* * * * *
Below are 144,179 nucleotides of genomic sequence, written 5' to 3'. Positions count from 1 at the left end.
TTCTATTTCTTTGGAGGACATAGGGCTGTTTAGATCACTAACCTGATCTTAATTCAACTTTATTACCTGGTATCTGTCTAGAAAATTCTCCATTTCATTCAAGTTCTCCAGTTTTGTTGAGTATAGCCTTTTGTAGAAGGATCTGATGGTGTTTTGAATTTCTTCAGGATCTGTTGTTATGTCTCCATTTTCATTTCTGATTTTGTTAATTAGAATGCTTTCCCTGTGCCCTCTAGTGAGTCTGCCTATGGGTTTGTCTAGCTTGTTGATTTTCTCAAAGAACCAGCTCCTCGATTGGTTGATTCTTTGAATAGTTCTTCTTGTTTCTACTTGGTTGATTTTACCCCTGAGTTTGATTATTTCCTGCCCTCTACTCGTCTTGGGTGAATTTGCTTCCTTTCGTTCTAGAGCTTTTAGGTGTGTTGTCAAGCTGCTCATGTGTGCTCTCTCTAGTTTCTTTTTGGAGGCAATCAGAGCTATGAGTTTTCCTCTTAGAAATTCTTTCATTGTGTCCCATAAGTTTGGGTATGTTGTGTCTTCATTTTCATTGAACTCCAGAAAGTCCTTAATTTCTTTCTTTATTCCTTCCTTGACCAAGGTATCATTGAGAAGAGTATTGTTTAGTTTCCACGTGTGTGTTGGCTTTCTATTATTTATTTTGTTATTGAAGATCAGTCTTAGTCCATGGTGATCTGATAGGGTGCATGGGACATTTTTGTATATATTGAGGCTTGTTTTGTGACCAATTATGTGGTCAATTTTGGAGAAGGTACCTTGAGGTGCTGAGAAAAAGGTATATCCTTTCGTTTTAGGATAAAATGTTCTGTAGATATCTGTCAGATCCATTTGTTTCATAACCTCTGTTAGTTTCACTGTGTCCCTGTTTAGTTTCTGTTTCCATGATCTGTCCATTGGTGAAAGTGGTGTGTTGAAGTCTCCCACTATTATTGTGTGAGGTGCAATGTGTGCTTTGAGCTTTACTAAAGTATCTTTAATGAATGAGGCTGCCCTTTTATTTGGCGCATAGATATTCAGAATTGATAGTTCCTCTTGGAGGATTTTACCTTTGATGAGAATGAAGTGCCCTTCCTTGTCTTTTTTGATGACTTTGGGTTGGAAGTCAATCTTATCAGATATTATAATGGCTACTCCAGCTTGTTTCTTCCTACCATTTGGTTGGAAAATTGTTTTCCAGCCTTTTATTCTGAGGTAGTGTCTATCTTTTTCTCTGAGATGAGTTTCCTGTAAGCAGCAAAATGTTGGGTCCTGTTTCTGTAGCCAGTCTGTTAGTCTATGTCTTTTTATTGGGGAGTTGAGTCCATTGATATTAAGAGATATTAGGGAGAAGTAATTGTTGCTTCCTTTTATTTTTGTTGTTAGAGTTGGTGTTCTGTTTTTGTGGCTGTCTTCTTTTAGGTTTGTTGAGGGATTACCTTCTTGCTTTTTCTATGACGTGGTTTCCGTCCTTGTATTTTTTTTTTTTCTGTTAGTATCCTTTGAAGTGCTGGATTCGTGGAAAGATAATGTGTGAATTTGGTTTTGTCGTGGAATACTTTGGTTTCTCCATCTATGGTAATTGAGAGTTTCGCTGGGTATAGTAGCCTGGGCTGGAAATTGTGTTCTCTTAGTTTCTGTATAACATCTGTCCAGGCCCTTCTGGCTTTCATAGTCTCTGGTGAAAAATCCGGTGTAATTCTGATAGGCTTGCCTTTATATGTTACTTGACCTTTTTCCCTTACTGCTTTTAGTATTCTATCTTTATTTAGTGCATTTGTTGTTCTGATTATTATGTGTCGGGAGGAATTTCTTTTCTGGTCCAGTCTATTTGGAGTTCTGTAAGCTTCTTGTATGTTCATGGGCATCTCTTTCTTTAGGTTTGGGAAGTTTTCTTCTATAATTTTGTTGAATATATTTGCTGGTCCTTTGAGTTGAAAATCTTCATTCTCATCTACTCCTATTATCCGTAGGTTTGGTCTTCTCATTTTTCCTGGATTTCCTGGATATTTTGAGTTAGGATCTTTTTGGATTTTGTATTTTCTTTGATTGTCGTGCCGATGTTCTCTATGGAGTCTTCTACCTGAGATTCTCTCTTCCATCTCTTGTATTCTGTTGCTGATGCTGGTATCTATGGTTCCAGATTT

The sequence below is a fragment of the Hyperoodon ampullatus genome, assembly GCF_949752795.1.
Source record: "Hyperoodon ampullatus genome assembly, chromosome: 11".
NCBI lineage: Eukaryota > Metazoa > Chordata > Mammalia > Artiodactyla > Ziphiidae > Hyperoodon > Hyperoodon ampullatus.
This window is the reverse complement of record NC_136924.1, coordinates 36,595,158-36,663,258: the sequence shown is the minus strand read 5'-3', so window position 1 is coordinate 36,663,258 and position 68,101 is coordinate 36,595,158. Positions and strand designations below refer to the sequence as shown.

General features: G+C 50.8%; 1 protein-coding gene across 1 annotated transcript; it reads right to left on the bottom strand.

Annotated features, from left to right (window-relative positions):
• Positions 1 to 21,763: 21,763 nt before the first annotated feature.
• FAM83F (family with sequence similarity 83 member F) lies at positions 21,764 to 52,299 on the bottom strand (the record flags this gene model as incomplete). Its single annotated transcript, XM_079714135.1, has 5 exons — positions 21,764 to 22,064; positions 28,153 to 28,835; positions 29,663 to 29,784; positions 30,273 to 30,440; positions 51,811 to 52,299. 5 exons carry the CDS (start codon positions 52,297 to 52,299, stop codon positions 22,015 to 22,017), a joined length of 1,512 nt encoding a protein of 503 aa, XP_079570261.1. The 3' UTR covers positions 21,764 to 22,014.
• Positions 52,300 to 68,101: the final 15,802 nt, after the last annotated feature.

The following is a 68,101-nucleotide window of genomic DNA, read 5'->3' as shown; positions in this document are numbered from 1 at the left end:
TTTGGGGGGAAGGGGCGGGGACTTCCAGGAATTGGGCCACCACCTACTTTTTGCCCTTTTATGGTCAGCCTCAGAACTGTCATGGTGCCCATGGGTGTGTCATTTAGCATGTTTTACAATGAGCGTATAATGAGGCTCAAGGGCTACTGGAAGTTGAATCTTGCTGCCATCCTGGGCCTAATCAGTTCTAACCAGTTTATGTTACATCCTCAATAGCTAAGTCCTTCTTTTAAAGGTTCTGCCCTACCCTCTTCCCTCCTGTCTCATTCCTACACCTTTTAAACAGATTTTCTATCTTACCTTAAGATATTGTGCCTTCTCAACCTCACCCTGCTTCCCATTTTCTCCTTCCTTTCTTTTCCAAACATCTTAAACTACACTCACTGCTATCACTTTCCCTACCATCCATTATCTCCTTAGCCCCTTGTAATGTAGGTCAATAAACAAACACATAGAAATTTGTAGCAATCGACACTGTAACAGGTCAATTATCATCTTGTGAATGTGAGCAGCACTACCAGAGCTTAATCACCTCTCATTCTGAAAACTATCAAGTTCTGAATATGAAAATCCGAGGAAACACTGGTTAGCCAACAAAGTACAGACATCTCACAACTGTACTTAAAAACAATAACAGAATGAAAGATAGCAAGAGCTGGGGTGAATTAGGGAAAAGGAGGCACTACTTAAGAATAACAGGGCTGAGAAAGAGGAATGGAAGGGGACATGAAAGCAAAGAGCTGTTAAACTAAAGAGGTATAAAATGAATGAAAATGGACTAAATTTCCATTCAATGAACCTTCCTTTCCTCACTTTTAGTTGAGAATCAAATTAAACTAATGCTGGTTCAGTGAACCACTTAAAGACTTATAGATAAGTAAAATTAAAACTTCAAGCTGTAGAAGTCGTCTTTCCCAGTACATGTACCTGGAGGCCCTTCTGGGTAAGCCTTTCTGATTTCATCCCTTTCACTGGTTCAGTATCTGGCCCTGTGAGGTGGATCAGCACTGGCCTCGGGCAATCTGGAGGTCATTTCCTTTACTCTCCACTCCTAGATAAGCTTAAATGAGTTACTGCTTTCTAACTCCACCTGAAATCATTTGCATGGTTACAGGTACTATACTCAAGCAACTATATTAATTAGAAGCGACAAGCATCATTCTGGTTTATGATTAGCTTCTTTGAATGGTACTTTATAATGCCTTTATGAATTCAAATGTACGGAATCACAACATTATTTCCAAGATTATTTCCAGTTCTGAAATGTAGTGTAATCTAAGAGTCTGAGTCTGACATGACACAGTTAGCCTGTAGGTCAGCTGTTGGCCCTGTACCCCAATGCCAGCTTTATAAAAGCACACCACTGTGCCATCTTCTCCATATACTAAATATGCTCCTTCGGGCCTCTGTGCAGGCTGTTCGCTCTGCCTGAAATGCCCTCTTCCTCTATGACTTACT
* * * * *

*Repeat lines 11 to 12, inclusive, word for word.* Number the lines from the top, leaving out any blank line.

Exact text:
• Positions 52,300 to 68,101: the final 15,802 nt, after the last annotated feature.

The following is a 68,101-nucleotide window of genomic DNA, read 5'->3' as shown; positions in this document are numbered from 1 at the left end: